. Michael Brodie (who knows a thing or two about databases), while acknowledging the importance of this doctrine for transaction systems such as banking, argues that it is not appropriate everywhere. "In science, as in life, understanding of a phenomenon may be enriched by observing the phenomenon from multiple perspectives (models). ... Database products do not support multiple models, i.e., the reality of science and life in general.". One approach Brodie talks about to address this difficulty is ensemble modelling: running several different analytical models and comparing or aggregating the results. (I referred to this idea in my post on the Shelf-Life of Algorithms
Along with the illusion that what the data tells you is true
, we can identify two further illusions: that what the data tells you is important
, and that what the data doesn't tell you is not important
. These are not just illusions of big data of course - any monitoring system or dashboard can foster them. The panopticon affects not only the watched but also the watcher.
From the perspective of organizational intelligence, the important point is that data collection, sensemaking, decision-making, learning and memory form a recursive loop - each inextricably based on the others. An organization only perceives what it wants to perceive, and this depends on the conceptual models it already has - whether these are explicitly articulated or unconsciously embedded in the culture. Which is why real diversity - in other words, genuine difference of perspective, not just bureaucratic profiling - is so important, because it provides the organizational counterpart to the ensemble modelling mentioned above.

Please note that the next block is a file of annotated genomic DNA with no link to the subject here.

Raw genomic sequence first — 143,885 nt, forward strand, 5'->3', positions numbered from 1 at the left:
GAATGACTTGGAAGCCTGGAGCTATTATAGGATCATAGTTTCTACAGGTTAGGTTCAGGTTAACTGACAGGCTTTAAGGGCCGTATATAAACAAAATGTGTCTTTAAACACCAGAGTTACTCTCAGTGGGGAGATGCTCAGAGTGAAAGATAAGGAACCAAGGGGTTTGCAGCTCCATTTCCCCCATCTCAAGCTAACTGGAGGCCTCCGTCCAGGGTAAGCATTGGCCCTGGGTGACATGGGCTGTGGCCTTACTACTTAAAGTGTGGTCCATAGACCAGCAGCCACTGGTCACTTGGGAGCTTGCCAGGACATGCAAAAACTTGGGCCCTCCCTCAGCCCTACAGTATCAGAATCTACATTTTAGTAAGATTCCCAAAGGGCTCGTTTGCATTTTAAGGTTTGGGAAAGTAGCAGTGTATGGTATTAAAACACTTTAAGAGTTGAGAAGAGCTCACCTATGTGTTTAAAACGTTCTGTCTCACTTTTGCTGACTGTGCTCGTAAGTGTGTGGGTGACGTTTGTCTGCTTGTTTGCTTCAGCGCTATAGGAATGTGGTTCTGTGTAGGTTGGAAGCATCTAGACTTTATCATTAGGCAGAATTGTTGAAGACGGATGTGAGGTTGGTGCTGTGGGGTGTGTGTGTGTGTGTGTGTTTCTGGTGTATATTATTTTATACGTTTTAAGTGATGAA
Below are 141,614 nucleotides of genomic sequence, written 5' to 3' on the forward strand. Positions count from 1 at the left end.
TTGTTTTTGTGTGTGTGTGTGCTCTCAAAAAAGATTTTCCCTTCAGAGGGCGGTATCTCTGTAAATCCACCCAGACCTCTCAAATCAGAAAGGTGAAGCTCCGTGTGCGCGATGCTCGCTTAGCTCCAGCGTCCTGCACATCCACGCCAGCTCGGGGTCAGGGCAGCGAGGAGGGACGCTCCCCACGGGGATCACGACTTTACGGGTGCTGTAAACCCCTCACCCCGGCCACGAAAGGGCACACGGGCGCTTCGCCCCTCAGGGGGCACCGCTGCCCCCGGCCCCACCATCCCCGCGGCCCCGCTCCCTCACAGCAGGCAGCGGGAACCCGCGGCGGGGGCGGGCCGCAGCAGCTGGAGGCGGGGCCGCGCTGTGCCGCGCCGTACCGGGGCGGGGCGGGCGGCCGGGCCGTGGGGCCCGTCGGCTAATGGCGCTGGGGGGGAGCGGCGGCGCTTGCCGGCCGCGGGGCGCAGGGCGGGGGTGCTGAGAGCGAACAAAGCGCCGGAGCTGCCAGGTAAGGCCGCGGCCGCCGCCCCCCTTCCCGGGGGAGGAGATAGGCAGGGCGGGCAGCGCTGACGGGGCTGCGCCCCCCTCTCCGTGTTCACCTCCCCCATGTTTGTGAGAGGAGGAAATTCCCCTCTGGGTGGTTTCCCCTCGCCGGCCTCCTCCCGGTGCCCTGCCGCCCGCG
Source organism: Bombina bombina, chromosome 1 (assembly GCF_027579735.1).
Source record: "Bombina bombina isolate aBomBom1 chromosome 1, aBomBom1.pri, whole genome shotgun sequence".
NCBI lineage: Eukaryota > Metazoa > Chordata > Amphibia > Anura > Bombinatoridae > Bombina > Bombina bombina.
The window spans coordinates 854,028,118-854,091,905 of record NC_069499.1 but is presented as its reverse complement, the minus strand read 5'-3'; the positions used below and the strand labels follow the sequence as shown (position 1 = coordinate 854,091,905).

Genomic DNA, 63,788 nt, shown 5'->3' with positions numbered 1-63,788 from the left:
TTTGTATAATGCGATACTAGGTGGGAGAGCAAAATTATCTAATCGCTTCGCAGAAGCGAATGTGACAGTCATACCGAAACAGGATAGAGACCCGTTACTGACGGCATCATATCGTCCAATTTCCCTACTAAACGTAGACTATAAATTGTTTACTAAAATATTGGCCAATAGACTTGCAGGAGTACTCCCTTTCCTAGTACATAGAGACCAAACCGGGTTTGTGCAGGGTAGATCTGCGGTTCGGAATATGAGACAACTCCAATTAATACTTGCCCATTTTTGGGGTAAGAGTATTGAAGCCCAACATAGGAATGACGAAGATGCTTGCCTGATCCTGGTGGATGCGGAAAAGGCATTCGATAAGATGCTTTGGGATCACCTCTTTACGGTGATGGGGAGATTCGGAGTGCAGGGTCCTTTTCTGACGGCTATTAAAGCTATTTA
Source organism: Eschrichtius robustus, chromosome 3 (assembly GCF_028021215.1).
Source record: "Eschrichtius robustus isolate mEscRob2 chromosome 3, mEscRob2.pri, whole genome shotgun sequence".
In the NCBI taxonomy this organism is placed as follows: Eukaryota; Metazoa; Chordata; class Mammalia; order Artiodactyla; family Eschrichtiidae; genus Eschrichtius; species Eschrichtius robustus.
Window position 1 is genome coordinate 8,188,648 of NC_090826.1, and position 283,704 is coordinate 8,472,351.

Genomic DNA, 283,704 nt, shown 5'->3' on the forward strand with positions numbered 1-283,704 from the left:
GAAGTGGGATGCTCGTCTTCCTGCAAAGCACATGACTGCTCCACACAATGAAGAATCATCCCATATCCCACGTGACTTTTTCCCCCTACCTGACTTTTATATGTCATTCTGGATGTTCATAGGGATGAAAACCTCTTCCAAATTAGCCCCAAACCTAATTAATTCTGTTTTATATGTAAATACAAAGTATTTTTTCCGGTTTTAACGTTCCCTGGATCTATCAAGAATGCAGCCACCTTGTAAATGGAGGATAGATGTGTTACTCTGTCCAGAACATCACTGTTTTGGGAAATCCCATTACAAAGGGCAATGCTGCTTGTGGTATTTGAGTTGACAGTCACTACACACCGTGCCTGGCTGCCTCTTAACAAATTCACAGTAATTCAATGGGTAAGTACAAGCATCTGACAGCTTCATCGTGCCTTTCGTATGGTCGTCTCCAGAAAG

Chris Anderson, The End of Theory: The Data Deluge Makes the Scientific Method Obsolete
(Wired, 23 June 2008)
Michael L Brodie, Why understanding of truth is important in Data Science?
(KD Nuggets, January 2018)
Kate Crawford, The Hidden Biases in Big Data
(HBR, 1 April 2013)
Kate Crawford, The Anxiety of Big Data
(New Inquiry, 30 May 2014)
Bruno Gransche, The Oracle of Big Data – Prophecies without Prophets
(International Review of Information Ethics, Vol. 24, May 2016)
Thomas McMullan, What does the panopticon mean in the age of digital surveillance?
(Guardian, 23 July 2015)
Evelyn Ruppert, Engin Isin and Didier Bigo, Data politics
(Big Data and Society, July–December 2017: 1–7)
Ian Steadman, Big Data and the Death of the Theorist
(Wired, 25 January 2013)
Ludwig Wittgenstein, Tractatus Logico-Philosophicus (1922)
How Dashboards Work
Co-Production of Data and Knowledge
Real Criticism - The Subject Supposed to Know
The Purpose of Diversity